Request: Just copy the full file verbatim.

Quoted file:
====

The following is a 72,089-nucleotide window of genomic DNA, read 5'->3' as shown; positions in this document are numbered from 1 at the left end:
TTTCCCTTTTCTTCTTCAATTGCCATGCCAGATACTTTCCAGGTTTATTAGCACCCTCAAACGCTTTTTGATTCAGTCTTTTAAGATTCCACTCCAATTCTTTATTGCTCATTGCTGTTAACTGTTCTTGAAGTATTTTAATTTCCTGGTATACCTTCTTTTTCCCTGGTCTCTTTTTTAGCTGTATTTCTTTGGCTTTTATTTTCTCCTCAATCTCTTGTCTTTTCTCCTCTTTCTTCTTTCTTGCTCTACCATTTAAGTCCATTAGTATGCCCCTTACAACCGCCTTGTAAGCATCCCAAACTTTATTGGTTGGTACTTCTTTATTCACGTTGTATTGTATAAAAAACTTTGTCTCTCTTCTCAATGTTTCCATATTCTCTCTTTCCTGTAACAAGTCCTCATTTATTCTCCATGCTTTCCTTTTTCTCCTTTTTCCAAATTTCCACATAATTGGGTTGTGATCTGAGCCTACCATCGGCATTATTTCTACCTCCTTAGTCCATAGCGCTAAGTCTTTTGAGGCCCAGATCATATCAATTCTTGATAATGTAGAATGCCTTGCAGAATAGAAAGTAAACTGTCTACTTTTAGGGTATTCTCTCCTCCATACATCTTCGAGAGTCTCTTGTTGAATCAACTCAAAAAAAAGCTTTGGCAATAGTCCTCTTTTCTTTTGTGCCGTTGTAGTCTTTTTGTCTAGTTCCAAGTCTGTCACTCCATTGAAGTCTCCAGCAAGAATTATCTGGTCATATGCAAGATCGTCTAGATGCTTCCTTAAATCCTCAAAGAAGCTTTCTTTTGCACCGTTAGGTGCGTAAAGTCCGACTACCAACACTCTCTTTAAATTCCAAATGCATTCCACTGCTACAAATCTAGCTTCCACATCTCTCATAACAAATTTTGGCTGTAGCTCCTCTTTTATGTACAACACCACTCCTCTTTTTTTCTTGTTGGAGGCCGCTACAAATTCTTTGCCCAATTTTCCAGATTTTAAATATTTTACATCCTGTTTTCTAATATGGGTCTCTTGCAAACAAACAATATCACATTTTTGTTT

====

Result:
The following is a 72,089-nucleotide window of genomic DNA, read 5'->3' as shown; positions in this document are numbered from 1 at the left end:
TTTCCCTTTTCTTCTTCAATTGCCATGCCAGATACTTTCCAGGTTTATTAGCACCCTCAAACGCTTTTTGATTCAGTCTTTTAAGATTCCACTCCAATTCTTTATTGCTCATTGCTGTTAACTGTTCTTGAAGTATTTTAATTTCCTGGTATACCTTCTTTTTCCCTGGTCTCTTTTTTAGCTGTATTTCTTTGGCTTTTATTTTCTCCTCAATCTCTTGTCTTTTCTCCTCTTTCTTCTTTCTTGCTCTACCATTTAAGTCCATTAGTATGCCCCTTACAACCGCCTTGTAAGCATCCCAAACTTTATTGGTTGGTACTTCTTTATTCACGTTGTATTGTATAAAAAACTTTGTCTCTCTTCTCAATGTTTCCATATTCTCTCTTTCCTGTAACAAGTCCTCATTTATTCTCCATGCTTTCCTTTTTCTCCTTTTTCCAAATTTCCACATAATTGGGTTGTGATCTGAGCCTACCATCGGCATTATTTCTACCTCCTTAGTCCATAGCGCTAAGTCTTTTGAGGCCCAGATCATATCAATTCTTGATAATGTAGAATGCCTTGCAGAATAGAAAGTAAACTGTCTACTTTTAGGGTATTCTCTCCTCCATACATCTTCGAGAGTCTCTTGTTGAATCAACTCAAAAAAAAGCTTTGGCAATAGTCCTCTTTTCTTTTGTGCCGTTGTAGTCTTTTTGTCTAGTTCCAAGTCTGTCACTCCATTGAAGTCTCCAGCAAGAATTATCTGGTCATATGCAAGATCGTCTAGATGCTTCCTTAAATCCTCAAAGAAGCTTTCTTTTGCACCGTTAGGTGCGTAAAGTCCGACTACCAACACTCTCTTTAAATTCCAAATGCATTCCACTGCTACAAATCTAGCTTCCACATCTCTCATAACAAATTTTGGCTGTAGCTCCTCTTTTATGTACAACACCACTCCTCTTTTTTTCTTGTTGGAGGCCGCTACAAATTCTTTGCCCAATTTTCCAGATTTTAAATATTTTACATCCTGTTTTCTAATATGGGTCTCTTGCAAACAAACAATATCACATTTTTGTTT